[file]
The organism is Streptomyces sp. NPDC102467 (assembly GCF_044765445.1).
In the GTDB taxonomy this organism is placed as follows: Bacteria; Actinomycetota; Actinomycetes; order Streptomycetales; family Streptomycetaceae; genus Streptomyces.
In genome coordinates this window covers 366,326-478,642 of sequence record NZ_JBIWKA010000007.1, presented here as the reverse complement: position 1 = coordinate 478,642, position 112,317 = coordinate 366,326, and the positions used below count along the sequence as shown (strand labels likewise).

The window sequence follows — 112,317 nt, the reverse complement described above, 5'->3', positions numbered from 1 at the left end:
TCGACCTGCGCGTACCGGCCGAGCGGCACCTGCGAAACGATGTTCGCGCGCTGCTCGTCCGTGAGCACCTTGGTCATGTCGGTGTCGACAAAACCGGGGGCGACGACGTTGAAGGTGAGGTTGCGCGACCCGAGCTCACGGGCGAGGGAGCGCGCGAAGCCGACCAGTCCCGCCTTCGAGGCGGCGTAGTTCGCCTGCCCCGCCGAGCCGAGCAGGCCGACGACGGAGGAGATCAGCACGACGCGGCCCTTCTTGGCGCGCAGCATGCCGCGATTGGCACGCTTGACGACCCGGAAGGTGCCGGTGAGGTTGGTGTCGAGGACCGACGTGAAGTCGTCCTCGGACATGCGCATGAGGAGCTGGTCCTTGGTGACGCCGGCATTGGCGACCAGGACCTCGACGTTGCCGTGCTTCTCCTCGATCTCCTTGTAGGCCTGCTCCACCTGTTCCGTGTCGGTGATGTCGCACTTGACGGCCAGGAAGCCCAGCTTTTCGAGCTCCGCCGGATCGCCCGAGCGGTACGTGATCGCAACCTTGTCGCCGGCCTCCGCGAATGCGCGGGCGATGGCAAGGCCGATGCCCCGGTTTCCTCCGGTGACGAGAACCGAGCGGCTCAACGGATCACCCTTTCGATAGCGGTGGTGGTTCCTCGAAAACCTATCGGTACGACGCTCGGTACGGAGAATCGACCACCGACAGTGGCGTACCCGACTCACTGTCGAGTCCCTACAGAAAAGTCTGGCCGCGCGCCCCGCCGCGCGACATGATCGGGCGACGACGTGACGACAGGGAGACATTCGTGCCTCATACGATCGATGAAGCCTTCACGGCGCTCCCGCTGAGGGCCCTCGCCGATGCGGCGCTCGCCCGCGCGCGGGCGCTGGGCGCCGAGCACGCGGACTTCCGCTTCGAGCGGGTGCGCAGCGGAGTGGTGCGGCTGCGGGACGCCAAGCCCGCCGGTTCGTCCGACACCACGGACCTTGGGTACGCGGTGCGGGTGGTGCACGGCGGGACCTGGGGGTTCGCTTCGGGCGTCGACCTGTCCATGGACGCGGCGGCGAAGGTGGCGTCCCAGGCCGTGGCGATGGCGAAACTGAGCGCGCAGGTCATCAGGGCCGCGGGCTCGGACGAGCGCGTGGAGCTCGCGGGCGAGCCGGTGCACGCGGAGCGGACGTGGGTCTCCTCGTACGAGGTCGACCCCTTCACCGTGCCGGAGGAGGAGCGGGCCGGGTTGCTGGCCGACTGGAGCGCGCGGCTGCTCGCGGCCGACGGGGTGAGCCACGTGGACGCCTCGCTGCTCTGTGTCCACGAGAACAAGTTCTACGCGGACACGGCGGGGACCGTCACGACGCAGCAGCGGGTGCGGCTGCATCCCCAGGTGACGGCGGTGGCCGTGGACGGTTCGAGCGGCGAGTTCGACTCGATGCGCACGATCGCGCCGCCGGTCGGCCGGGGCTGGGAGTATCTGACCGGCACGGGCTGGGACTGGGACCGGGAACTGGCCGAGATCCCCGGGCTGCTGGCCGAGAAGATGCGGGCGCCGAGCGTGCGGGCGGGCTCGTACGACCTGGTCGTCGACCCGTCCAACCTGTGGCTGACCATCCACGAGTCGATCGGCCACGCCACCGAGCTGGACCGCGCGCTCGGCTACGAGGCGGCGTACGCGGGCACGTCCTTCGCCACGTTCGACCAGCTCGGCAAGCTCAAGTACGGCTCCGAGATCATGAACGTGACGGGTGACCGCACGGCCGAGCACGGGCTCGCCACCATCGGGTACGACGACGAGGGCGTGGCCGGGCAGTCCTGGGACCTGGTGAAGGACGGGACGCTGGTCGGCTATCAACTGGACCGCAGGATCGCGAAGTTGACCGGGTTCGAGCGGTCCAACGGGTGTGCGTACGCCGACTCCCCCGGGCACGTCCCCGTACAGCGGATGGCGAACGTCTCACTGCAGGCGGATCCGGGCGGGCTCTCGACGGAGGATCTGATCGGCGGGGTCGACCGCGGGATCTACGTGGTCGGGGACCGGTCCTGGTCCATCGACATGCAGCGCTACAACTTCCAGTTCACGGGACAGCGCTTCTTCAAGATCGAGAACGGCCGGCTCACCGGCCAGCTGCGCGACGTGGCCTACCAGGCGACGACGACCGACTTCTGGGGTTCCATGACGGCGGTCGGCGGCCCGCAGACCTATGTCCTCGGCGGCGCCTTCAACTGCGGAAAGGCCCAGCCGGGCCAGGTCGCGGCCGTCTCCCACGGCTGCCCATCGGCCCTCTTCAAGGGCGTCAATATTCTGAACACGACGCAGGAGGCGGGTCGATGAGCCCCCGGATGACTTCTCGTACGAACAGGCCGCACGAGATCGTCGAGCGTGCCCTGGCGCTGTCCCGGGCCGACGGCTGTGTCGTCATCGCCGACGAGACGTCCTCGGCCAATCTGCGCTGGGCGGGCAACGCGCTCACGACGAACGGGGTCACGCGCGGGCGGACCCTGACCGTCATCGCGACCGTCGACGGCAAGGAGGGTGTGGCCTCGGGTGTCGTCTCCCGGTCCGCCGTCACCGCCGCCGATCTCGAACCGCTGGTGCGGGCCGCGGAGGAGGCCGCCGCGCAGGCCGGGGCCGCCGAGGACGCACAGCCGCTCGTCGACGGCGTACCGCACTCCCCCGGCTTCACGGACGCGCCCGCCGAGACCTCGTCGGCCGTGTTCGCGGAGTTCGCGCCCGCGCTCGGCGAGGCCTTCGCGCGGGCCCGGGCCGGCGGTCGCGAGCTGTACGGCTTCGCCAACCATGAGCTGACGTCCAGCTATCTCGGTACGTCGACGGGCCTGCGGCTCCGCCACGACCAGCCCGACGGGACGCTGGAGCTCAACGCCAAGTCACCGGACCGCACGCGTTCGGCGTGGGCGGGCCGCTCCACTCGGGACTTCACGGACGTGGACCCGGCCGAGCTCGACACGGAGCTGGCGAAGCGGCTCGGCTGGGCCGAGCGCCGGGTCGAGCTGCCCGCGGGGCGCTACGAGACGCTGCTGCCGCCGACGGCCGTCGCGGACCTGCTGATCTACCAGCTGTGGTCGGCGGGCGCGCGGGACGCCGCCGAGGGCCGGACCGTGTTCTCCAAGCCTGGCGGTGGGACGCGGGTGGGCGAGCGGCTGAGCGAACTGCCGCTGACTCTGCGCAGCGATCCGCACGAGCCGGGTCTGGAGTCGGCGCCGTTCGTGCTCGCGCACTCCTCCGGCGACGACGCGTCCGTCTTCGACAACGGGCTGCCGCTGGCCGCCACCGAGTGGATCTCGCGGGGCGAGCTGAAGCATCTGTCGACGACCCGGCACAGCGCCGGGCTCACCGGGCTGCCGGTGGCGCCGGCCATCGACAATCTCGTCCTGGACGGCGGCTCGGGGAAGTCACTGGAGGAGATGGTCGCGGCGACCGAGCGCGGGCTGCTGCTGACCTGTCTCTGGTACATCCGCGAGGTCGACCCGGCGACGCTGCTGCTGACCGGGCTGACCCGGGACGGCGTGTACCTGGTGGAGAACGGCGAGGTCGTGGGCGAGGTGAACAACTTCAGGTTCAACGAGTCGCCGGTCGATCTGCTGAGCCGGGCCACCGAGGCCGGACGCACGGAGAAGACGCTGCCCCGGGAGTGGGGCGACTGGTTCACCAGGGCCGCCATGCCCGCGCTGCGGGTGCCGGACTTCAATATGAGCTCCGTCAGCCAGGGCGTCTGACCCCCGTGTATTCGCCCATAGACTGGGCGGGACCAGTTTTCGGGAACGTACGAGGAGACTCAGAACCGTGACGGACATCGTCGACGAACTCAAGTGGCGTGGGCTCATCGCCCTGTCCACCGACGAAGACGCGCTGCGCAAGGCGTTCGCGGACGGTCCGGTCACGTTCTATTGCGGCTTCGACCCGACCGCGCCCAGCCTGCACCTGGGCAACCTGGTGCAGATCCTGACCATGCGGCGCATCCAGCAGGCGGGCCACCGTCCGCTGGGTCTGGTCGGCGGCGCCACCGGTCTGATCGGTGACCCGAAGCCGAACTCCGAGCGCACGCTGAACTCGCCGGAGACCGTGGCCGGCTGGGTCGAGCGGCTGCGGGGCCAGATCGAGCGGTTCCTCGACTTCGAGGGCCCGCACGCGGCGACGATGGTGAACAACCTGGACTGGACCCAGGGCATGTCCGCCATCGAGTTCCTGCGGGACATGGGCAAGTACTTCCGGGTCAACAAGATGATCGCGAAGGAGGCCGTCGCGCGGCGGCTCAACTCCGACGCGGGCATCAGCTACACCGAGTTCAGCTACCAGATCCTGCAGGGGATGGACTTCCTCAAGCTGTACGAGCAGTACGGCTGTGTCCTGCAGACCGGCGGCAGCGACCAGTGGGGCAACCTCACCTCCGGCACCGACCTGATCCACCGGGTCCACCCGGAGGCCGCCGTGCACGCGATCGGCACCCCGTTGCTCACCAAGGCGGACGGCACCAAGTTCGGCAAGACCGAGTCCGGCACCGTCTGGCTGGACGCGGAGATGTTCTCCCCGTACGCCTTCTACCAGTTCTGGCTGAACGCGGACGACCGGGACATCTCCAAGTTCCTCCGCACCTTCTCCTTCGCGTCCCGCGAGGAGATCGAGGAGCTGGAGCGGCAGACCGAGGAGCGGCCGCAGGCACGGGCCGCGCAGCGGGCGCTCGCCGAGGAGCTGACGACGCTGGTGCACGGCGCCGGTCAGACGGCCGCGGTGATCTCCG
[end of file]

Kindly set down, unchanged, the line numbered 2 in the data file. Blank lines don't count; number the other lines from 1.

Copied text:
In the GTDB taxonomy this organism is placed as follows: Bacteria; Actinomycetota; Actinomycetes; order Streptomycetales; family Streptomycetaceae; genus Streptomyces.